Site C Inquiry Update: Termination is Still the Best Option

Terminate Site C and save BC Ratepayers $2.6 to $4.2 billion.  

or 

Build Site C instead of wind power, miss out on billions of savings, and sell the unneeded power to Alberta at a heavily discounted price with BC ratepayers picking up the difference.

What would you do? 


See the latest report in the Site C Inquiry from Robert McCullough, of McCullough Research, below.

 
 
Date:               October 26, 2017
 
To:                   PVLA and PVEA
 
From:              Robert McCullough

 
Subject:          Site C Inquiry Update

 

British Columbia Hydro’s proposed Site C dam is now in its final week of regulatory review. We expect that the report will be publicly released on November 1st. We will be preparing an analysis of the report.

The vast majority of materials filed have supported termination of the project in favor of solutions that are less expensive, more deployable in response to actual requirements, and less environmentally destructive. We have filed extensive materials and testified twice at the Technical Presentation Sessions on October 13 and 14, 2017.

The basic economics indicate savings of Can$2.6 to Can$4.2 billion if the project is terminated and replaced with a portfolio of primarily wind power: 

 

This is close to a Can$1,000 savings for every adult in British Columbia.

Importantly, the savings from termination still exceed the costs of completing Site C even if assumptions are adopted that are not supported by the evidence or standard economics. Site C should still be terminated even if:

  • The BC Hydro high load forecast is used,

  • Sunk costs are included,

  • Existing storage is reserved for export markets.


That said, cancellation of Site C is still opposed by BC Hydro on several economic grounds.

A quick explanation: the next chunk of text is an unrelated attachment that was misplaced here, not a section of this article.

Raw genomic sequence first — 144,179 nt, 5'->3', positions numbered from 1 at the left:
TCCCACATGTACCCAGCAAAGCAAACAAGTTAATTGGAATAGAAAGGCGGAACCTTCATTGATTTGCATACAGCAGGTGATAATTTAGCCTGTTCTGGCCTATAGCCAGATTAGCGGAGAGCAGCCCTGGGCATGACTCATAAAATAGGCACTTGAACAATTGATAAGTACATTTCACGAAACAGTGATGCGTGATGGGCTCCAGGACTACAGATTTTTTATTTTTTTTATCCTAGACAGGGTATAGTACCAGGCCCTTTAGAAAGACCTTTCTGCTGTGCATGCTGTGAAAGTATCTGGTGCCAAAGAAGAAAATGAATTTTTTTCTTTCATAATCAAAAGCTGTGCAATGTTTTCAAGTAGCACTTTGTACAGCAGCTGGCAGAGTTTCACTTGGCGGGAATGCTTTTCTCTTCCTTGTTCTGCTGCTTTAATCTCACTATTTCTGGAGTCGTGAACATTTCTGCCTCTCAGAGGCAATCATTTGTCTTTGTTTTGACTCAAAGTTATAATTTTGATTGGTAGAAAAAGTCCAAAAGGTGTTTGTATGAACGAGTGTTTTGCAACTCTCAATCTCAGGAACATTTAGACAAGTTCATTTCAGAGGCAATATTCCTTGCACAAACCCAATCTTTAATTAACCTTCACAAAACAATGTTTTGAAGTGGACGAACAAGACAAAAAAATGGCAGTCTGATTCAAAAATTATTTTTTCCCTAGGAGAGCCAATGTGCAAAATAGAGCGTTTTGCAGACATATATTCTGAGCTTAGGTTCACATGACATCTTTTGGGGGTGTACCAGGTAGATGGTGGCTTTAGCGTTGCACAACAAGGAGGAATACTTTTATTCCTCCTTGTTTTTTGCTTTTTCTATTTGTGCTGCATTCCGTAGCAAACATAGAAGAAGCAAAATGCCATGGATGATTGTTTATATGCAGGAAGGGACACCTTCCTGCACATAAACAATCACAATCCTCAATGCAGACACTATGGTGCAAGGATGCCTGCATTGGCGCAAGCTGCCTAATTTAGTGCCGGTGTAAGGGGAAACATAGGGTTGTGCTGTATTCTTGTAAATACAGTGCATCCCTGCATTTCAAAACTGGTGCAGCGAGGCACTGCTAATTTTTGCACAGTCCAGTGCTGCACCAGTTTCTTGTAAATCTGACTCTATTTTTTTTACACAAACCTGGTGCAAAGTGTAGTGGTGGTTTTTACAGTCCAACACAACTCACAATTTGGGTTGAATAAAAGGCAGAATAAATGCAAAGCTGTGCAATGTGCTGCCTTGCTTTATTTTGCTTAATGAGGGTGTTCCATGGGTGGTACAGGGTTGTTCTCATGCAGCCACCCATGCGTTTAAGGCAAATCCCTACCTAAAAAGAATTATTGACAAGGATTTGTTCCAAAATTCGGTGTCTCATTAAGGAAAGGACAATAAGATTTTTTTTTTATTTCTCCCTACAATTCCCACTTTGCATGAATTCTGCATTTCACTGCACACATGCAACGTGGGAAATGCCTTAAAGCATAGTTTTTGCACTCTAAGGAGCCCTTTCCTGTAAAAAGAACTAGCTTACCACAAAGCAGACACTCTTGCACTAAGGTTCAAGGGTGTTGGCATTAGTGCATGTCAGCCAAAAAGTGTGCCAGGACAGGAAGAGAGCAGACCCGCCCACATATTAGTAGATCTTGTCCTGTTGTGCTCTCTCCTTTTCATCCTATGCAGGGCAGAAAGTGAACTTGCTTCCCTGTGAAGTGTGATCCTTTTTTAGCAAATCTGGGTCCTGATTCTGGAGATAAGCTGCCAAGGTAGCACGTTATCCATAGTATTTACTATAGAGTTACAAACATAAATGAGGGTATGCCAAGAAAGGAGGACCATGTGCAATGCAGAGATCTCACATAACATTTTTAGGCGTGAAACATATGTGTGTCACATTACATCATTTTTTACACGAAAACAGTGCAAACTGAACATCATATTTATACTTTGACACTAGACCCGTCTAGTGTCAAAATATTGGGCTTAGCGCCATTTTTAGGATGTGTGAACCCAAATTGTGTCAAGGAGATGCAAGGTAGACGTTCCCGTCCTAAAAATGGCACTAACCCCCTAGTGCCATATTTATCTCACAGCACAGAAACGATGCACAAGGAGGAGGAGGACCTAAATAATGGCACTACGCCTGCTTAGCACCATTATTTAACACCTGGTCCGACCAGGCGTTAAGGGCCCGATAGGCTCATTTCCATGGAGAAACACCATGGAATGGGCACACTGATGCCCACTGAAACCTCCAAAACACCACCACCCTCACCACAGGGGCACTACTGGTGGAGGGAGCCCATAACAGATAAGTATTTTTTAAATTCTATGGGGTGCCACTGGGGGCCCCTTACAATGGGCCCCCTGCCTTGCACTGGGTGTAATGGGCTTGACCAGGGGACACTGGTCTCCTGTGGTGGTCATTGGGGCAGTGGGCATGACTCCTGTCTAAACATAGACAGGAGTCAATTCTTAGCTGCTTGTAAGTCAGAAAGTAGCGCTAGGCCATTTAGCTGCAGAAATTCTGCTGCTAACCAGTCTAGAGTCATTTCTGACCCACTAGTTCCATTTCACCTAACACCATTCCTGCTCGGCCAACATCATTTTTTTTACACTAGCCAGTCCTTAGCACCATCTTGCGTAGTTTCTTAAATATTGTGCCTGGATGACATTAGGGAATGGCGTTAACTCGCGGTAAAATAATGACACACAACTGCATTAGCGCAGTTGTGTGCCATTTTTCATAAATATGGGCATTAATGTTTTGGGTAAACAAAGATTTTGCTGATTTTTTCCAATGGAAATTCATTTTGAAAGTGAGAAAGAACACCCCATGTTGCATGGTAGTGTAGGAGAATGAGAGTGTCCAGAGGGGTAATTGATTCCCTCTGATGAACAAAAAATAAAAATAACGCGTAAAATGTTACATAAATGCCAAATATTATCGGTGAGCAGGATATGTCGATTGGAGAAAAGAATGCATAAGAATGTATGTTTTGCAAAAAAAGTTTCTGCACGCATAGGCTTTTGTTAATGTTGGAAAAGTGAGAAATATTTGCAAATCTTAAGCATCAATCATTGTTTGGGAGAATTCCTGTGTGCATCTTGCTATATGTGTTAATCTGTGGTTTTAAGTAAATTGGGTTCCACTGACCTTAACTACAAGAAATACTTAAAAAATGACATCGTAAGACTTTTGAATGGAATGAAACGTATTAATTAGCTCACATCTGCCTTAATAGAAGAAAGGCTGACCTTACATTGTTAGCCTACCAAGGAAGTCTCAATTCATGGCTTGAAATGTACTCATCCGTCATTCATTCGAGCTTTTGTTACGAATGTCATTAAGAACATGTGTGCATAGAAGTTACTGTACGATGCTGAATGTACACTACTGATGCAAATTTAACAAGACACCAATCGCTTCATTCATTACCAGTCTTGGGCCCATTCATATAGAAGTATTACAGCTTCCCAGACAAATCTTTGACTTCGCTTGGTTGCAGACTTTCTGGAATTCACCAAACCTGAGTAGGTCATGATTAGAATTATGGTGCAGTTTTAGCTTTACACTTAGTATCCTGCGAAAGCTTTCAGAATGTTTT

For example, replacing a 1,100 MW hydroelectric project with wind or solar is difficult in jurisdictions that do not have an extensive ability to store and shape intermittent resources.

BC Hydro submits that without Site C, British Columbia does not have sufficient capacity and has run out of hydroelectric storage.

This is an interesting hypothesis since some of the largest reservoirs in North America are in British Columbia. And even more curious, British Columbia Hydro's own submissions have made clear that Site C’s storage – only 4/10ths of 1% of Williston -- is incapable of supporting seasonal operations.

Click the image below to read the rest of the McCullough Report:
 
 
Robert McCullough is Principal of McCullough Research in Portland, OR, and for over thirty-seven years has advised governments, utilities, and aboriginal groups on energy, metals, paper, and chemical issues. He has testified repeatedly in state, federal, and provincial courts as well as before Congress and regulatory bodies. His testimony in front of the Senate Energy Committee is credited with initiating the Enron trading investigations during which he worked for the U.S. Department of Justice and three western attorney generals. He has consulted for U.S. and Canadian clients on hydroelectric issues in many states and provinces, including on many occasions, presenting on issues before Canadian regulators.